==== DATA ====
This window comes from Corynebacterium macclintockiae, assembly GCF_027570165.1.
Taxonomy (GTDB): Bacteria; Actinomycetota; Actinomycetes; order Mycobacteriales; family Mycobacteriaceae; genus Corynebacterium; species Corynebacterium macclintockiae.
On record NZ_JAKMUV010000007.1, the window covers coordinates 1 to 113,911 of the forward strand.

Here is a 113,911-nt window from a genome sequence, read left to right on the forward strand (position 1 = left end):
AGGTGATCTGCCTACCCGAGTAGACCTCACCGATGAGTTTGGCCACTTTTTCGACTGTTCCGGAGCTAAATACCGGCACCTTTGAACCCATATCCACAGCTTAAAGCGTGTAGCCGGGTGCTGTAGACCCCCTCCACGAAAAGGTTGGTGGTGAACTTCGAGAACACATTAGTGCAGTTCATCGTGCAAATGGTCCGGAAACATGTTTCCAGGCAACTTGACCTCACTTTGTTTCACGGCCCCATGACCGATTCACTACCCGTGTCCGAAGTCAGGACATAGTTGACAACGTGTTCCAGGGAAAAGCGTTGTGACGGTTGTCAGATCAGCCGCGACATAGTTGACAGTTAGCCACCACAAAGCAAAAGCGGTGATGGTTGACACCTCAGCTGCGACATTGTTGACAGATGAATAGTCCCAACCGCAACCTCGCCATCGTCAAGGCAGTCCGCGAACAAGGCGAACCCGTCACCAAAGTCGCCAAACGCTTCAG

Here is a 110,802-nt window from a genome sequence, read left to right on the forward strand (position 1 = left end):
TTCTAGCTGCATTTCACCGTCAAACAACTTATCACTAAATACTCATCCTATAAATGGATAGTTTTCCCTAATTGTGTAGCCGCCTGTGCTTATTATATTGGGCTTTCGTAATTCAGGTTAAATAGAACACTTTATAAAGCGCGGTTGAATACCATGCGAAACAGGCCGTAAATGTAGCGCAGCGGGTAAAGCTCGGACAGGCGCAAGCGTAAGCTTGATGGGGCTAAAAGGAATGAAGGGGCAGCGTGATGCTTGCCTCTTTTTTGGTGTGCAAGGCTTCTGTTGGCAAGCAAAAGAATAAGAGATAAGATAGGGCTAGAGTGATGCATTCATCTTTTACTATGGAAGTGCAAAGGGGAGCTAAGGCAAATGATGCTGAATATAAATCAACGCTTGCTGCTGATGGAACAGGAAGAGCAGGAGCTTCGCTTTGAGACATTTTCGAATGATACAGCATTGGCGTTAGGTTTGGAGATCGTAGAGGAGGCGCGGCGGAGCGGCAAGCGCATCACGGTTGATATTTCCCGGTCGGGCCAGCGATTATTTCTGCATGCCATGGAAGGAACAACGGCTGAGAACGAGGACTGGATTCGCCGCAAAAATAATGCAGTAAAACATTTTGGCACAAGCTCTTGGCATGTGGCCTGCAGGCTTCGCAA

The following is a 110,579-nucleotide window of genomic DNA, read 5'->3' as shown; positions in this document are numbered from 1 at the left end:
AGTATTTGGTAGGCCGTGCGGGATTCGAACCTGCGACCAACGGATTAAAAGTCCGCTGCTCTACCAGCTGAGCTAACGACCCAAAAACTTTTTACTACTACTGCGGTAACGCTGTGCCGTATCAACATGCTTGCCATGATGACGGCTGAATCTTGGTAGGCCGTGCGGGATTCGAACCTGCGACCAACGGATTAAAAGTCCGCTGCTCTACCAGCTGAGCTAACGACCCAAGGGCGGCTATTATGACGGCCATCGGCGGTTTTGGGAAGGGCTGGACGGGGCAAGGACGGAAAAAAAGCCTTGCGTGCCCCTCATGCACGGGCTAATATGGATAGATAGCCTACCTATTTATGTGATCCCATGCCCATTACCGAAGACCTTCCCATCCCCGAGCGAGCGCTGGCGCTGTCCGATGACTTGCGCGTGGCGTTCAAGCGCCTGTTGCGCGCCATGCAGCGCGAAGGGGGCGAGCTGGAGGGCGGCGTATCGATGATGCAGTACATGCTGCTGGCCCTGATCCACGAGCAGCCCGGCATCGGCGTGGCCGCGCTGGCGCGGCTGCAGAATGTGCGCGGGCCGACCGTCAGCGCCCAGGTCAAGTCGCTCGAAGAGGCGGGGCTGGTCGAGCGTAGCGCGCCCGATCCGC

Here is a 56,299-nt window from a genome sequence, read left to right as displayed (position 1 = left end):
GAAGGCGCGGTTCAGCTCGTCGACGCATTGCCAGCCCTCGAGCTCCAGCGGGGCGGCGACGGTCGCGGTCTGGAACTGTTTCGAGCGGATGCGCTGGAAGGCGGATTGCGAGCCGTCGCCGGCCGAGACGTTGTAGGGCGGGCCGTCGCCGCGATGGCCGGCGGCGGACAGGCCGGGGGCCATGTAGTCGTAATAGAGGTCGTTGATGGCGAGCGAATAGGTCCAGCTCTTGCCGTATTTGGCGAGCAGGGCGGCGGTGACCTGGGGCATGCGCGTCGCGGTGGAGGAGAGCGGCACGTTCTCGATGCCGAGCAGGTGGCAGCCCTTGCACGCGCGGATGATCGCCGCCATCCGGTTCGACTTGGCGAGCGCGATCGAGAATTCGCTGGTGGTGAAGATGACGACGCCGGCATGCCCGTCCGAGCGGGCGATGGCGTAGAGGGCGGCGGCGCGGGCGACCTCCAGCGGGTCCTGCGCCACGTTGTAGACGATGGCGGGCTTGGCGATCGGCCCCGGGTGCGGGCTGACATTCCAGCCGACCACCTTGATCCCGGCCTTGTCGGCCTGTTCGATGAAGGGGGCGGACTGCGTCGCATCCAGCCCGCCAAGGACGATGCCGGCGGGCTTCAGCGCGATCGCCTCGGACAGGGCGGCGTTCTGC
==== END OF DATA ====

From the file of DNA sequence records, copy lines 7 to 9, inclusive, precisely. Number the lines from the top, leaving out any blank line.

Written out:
TTCTAGCTGCATTTCACCGTCAAACAACTTATCACTAAATACTCATCCTATAAATGGATAGTTTTCCCTAATTGTGTAGCCGCCTGTGCTTATTATATTGGGCTTTCGTAATTCAGGTTAAATAGAACACTTTATAAAGCGCGGTTGAATACCATGCGAAACAGGCCGTAAATGTAGCGCAGCGGGTAAAGCTCGGACAGGCGCAAGCGTAAGCTTGATGGGGCTAAAAGGAATGAAGGGGCAGCGTGATGCTTGCCTCTTTTTTGGTGTGCAAGGCTTCTGTTGGCAAGCAAAAGAATAAGAGATAAGATAGGGCTAGAGTGATGCATTCATCTTTTACTATGGAAGTGCAAAGGGGAGCTAAGGCAAATGATGCTGAATATAAATCAACGCTTGCTGCTGATGGAACAGGAAGAGCAGGAGCTTCGCTTTGAGACATTTTCGAATGATACAGCATTGGCGTTAGGTTTGGAGATCGTAGAGGAGGCGCGGCGGAGCGGCAAGCGCATCACGGTTGATATTTCCCGGTCGGGCCAGCGATTATTTCTGCATGCCATGGAAGGAACAACGGCTGAGAACGAGGACTGGATTCGCCGCAAAAATAATGCAGTAAAACATTTTGGCACAAGCTCTTGGCATGTGGCCTGCAGGCTTCGCAA

The following is a 110,579-nucleotide window of genomic DNA, read 5'->3' as shown; positions in this document are numbered from 1 at the left end:
AGTATTTGGTAGGCCGTGCGGGATTCGAACCTGCGACCAACGGATTAAAAGTCCGCTGCTCTACCAGCTGAGCTAACGACCCAAAAACTTTTTACTACTACTGCGGTAACGCTGTGCCGTATCAACATGCTTGCCATGATGACGGCTGAATCTTGGTAGGCCGTGCGGGATTCGAACCTGCGACCAACGGATTAAAAGTCCGCTGCTCTACCAGCTGAGCTAACGACCCAAGGGCGGCTATTATGACGGCCATCGGCGGTTTTGGGAAGGGCTGGACGGGGCAAGGACGGAAAAAAAGCCTTGCGTGCCCCTCATGCACGGGCTAATATGGATAGATAGCCTACCTATTTATGTGATCCCATGCCCATTACCGAAGACCTTCCCATCCCCGAGCGAGCGCTGGCGCTGTCCGATGACTTGCGCGTGGCGTTCAAGCGCCTGTTGCGCGCCATGCAGCGCGAAGGGGGCGAGCTGGAGGGCGGCGTATCGATGATGCAGTACATGCTGCTGGCCCTGATCCACGAGCAGCCCGGCATCGGCGTGGCCGCGCTGGCGCGGCTGCAGAATGTGCGCGGGCCGACCGTCAGCGCCCAGGTCAAGTCGCTCGAAGAGGCGGGGCTGGTCGAGCGTAGCGCGCCCGATCCGC